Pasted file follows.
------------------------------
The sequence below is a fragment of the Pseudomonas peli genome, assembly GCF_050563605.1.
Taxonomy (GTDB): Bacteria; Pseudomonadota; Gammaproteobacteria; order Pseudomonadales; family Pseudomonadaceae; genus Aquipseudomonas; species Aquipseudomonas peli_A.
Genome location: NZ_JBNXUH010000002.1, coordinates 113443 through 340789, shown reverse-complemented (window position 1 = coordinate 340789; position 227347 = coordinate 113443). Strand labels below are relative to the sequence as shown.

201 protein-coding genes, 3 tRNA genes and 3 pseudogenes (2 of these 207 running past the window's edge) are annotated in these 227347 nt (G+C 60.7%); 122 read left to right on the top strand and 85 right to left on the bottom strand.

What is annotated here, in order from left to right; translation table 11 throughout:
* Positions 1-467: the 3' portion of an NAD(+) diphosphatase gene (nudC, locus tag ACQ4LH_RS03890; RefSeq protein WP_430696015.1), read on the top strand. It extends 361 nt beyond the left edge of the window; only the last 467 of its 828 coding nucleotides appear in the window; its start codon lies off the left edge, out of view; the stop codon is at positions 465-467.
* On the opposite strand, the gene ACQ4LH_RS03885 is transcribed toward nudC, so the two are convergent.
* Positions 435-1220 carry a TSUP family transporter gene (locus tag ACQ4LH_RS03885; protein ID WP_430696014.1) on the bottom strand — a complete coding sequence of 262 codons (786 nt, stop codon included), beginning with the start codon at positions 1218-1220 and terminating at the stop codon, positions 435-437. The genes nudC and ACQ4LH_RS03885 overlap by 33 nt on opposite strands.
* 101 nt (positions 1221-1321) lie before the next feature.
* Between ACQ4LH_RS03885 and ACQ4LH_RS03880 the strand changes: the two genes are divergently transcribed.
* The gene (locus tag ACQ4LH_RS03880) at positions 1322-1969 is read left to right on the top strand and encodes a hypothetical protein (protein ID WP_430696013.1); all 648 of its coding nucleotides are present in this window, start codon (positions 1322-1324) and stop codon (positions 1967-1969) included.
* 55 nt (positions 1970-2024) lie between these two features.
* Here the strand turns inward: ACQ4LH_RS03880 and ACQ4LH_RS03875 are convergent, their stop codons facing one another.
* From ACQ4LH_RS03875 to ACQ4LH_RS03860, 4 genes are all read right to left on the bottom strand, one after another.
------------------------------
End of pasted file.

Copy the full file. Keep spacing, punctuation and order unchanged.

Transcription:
The sequence below is a fragment of the Pseudomonas peli genome, assembly GCF_050563605.1.
Taxonomy (GTDB): Bacteria; Pseudomonadota; Gammaproteobacteria; order Pseudomonadales; family Pseudomonadaceae; genus Aquipseudomonas; species Aquipseudomonas peli_A.
Genome location: NZ_JBNXUH010000002.1, coordinates 113443 through 340789, shown reverse-complemented (window position 1 = coordinate 340789; position 227347 = coordinate 113443). Strand labels below are relative to the sequence as shown.

201 protein-coding genes, 3 tRNA genes and 3 pseudogenes (2 of these 207 running past the window's edge) are annotated in these 227347 nt (G+C 60.7%); 122 read left to right on the top strand and 85 right to left on the bottom strand.

What is annotated here, in order from left to right; translation table 11 throughout:
* Positions 1-467: the 3' portion of an NAD(+) diphosphatase gene (nudC, locus tag ACQ4LH_RS03890; RefSeq protein WP_430696015.1), read on the top strand. It extends 361 nt beyond the left edge of the window; only the last 467 of its 828 coding nucleotides appear in the window; its start codon lies off the left edge, out of view; the stop codon is at positions 465-467.
* On the opposite strand, the gene ACQ4LH_RS03885 is transcribed toward nudC, so the two are convergent.
* Positions 435-1220 carry a TSUP family transporter gene (locus tag ACQ4LH_RS03885; protein ID WP_430696014.1) on the bottom strand — a complete coding sequence of 262 codons (786 nt, stop codon included), beginning with the start codon at positions 1218-1220 and terminating at the stop codon, positions 435-437. The genes nudC and ACQ4LH_RS03885 overlap by 33 nt on opposite strands.
* 101 nt (positions 1221-1321) lie before the next feature.
* Between ACQ4LH_RS03885 and ACQ4LH_RS03880 the strand changes: the two genes are divergently transcribed.
* The gene (locus tag ACQ4LH_RS03880) at positions 1322-1969 is read left to right on the top strand and encodes a hypothetical protein (protein ID WP_430696013.1); all 648 of its coding nucleotides are present in this window, start codon (positions 1322-1324) and stop codon (positions 1967-1969) included.
* 55 nt (positions 1970-2024) lie between these two features.
* Here the strand turns inward: ACQ4LH_RS03880 and ACQ4LH_RS03875 are convergent, their stop codons facing one another.
* From ACQ4LH_RS03875 to ACQ4LH_RS03860, 4 genes are all read right to left on the bottom strand, one after another.